Former neurosurgeon Ben Carson's admission Wednesday that he does "not see a political path forward" for his campaign adds yet another variable to the Republican presidential race.
While Carson's brief reign as front-runner is now ancient history, he exits the race with considerably more support than rivals like former Florida Gov. Jeb Bush or New Jersey Gov. Chris Christie had when they made their own departures. National polls taken before Super Tuesday show Carson at an average of about 9 percent.
If all of Carson's supporters were to now gravitate toward someone else, that could be a considerable bump for whichever candidate picks them up. The problem, though, is that Carson's backers look less like an orderly voting bloc and more like a jumble of a fruit salad, split mainly between Sen. Ted Cruz (R-Texas), Sen. Marcio Rubio (R-Fla.) and businessman Donald Trump.
In NBC/SurveyMonkey polls conducted during the past week, 25 percent of voters backing Carson named Rubio as their second choice, with 24 percent picking Cruz, 21 percent going for Trump and another 10 percent choosing Ohio. Gov John Kasich.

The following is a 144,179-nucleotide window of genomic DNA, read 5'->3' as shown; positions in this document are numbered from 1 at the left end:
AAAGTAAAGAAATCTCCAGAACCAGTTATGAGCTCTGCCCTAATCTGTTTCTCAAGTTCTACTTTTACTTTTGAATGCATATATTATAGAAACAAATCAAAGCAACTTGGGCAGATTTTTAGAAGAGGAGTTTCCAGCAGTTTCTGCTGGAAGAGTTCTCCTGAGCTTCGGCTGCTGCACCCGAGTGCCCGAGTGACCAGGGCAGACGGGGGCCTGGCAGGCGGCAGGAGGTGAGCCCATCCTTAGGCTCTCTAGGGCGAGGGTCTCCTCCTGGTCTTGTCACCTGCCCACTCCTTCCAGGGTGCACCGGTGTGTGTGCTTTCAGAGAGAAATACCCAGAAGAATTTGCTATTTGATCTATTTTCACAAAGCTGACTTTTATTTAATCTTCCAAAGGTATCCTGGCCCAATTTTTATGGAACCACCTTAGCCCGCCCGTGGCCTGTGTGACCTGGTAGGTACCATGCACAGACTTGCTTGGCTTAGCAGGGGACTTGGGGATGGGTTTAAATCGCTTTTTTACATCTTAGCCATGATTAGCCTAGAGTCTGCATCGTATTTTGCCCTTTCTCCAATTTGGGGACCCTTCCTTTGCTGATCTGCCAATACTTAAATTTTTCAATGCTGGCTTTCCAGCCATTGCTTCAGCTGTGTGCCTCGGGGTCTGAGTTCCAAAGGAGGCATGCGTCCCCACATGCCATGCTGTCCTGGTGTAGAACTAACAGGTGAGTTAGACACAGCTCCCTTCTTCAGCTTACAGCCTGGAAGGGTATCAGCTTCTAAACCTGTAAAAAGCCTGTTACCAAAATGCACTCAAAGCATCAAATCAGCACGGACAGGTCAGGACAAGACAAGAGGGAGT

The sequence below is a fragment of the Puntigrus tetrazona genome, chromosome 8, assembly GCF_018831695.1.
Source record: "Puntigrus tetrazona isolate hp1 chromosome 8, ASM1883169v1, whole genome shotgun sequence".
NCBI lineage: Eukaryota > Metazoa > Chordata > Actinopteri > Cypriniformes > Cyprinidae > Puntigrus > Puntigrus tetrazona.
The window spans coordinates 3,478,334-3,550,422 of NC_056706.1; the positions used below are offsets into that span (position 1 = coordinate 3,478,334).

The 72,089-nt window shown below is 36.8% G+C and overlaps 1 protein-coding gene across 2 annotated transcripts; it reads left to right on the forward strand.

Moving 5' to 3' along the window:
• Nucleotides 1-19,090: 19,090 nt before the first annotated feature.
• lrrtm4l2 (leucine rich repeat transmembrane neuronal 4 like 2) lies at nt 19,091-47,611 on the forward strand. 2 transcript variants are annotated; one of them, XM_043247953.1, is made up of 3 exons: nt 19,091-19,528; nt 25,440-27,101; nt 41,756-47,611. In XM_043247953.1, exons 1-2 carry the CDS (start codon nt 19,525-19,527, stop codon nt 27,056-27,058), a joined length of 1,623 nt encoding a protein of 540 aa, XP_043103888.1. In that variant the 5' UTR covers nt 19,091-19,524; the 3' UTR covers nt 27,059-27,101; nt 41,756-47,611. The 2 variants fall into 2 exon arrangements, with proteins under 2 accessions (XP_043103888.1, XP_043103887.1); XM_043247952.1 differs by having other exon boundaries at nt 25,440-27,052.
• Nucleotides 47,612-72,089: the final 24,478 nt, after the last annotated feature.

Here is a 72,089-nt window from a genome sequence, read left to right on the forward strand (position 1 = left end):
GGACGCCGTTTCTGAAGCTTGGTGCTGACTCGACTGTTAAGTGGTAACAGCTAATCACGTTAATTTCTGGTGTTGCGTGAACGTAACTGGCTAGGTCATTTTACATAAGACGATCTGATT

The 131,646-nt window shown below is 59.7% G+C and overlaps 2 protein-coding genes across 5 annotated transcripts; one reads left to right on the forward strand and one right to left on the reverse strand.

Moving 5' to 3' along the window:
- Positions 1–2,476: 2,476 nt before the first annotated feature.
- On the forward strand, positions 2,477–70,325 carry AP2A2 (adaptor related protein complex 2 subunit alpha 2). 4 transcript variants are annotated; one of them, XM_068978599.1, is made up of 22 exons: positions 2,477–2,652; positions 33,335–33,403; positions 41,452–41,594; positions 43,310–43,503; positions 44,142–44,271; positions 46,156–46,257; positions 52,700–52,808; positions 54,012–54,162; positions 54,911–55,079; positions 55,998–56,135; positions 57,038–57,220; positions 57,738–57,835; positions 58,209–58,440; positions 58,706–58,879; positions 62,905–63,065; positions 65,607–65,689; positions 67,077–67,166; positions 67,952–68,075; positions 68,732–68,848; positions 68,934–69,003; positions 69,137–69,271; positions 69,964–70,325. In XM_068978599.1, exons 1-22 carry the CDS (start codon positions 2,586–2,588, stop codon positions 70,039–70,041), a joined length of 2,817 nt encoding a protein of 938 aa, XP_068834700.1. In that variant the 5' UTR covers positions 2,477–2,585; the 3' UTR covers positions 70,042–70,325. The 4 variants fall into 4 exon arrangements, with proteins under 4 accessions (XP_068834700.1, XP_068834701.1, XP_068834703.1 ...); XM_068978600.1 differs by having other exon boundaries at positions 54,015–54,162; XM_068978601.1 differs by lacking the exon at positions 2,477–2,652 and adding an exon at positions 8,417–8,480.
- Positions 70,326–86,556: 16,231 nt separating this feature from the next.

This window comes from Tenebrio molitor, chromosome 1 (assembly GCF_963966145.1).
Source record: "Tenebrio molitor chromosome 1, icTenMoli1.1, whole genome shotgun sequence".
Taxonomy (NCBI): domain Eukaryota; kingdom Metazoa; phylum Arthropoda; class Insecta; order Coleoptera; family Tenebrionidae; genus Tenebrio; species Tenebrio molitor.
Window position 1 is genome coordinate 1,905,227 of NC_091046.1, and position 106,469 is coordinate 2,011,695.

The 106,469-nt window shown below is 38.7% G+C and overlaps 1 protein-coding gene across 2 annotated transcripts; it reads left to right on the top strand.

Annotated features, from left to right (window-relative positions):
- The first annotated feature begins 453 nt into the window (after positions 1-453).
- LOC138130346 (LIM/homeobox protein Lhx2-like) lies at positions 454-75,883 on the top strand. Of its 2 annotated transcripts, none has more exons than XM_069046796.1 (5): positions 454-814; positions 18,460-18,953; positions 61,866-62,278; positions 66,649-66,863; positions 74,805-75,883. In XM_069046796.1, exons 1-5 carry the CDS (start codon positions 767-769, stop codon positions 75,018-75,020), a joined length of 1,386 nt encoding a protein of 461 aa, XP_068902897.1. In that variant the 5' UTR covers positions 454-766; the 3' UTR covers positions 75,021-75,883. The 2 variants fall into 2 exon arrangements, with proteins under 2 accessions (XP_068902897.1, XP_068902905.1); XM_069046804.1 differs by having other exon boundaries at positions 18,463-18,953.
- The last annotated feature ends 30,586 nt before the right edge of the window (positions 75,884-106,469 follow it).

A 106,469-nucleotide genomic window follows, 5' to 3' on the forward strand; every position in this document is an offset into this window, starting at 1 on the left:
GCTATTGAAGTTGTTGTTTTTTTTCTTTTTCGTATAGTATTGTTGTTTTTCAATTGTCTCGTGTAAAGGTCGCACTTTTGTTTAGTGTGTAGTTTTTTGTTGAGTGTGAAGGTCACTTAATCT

Recent Morning Consult polling shows a similar divide, with Carson supporters splitting 29 percent for Cruz, 25 percent for Rubio, 19 percent for Trump and 8 percent for Kasich.
The extent to which Carson's supporters are scattered reflects the somewhat divided nature of his appeal as a candidate, which seems to have been roughly threefold: He's outspoken about his faith, he's not a career politician and he's run a relatively positive campaign tied to an inspirational backstory.
Cruz, who's competed with Carson for evangelical votes, is likely to be the greatest beneficiary from his departure. But voters who admired Carson's outsider status and penchant for blustery rhetoric may find a more natural home in the Trump campaign. The rest of Carson's onetime supporters might find something to like about Rubio's humble upbringing and upbeat message (again, relatively speaking).
If either Rubio or Cruz follows Carson out of the running, things could shift yet again. The NBC/SurveyMonkey poll found that in the event of a two-man race, 61 percent of Carson's supporters would choose either Rubio or Cruz over Trump.
Carson, who remains highly popular among Republicans, could affect the race in a much clearer way by making a formal endorsement, something he hasn't yet done. He said Wednesday that he will offer more details about his plans at the Conservative Political Action Conference later this week.
Language has been added to reflect the most recent polls from NBC/SurveyMonkey.